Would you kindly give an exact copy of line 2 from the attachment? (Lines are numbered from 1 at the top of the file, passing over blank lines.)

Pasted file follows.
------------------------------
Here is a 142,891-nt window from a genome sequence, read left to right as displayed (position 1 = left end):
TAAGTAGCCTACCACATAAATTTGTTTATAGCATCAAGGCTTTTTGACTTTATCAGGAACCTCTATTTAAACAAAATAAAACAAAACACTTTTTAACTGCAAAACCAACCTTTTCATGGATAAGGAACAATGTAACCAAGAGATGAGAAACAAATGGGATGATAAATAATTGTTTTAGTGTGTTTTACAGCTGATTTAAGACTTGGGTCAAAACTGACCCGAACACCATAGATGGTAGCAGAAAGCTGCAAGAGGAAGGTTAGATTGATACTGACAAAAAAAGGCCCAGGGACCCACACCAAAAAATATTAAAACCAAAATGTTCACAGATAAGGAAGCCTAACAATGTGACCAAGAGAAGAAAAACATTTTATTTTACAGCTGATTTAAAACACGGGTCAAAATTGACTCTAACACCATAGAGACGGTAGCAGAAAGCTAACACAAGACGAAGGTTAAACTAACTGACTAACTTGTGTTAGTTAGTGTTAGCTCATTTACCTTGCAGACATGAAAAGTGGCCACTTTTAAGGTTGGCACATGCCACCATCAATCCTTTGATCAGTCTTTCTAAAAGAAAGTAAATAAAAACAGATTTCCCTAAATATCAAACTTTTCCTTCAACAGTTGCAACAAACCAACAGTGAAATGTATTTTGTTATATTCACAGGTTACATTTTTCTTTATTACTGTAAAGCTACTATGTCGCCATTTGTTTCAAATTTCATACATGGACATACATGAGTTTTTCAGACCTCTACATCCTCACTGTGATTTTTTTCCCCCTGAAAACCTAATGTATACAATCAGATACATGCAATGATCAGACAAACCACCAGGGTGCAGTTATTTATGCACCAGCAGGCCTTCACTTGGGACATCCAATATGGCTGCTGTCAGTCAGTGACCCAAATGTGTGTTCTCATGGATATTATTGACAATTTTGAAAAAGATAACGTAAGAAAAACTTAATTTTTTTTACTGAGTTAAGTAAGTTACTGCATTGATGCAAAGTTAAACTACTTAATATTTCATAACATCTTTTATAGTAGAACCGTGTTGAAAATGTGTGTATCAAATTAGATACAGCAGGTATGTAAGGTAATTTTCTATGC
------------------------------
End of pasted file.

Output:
TAAGTAGCCTACCACATAAATTTGTTTATAGCATCAAGGCTTTTTGACTTTATCAGGAACCTCTATTTAAACAAAATAAAACAAAACACTTTTTAACTGCAAAACCAACCTTTTCATGGATAAGGAACAATGTAACCAAGAGATGAGAAACAAATGGGATGATAAATAATTGTTTTAGTGTGTTTTACAGCTGATTTAAGACTTGGGTCAAAACTGACCCGAACACCATAGATGGTAGCAGAAAGCTGCAAGAGGAAGGTTAGATTGATACTGACAAAAAAAGGCCCAGGGACCCACACCAAAAAATATTAAAACCAAAATGTTCACAGATAAGGAAGCCTAACAATGTGACCAAGAGAAGAAAAACATTTTATTTTACAGCTGATTTAAAACACGGGTCAAAATTGACTCTAACACCATAGAGACGGTAGCAGAAAGCTAACACAAGACGAAGGTTAAACTAACTGACTAACTTGTGTTAGTTAGTGTTAGCTCATTTACCTTGCAGACATGAAAAGTGGCCACTTTTAAGGTTGGCACATGCCACCATCAATCCTTTGATCAGTCTTTCTAAAAGAAAGTAAATAAAAACAGATTTCCCTAAATATCAAACTTTTCCTTCAACAGTTGCAACAAACCAACAGTGAAATGTATTTTGTTATATTCACAGGTTACATTTTTCTTTATTACTGTAAAGCTACTATGTCGCCATTTGTTTCAAATTTCATACATGGACATACATGAGTTTTTCAGACCTCTACATCCTCACTGTGATTTTTTTCCCCCTGAAAACCTAATGTATACAATCAGATACATGCAATGATCAGACAAACCACCAGGGTGCAGTTATTTATGCACCAGCAGGCCTTCACTTGGGACATCCAATATGGCTGCTGTCAGTCAGTGACCCAAATGTGTGTTCTCATGGATATTATTGACAATTTTGAAAAAGATAACGTAAGAAAAACTTAATTTTTTTTACTGAGTTAAGTAAGTTACTGCATTGATGCAAAGTTAAACTACTTAATATTTCATAACATCTTTTATAGTAGAACCGTGTTGAAAATGTGTGTATCAAATTAGATACAGCAGGTATGTAAGGTAATTTTCTATGC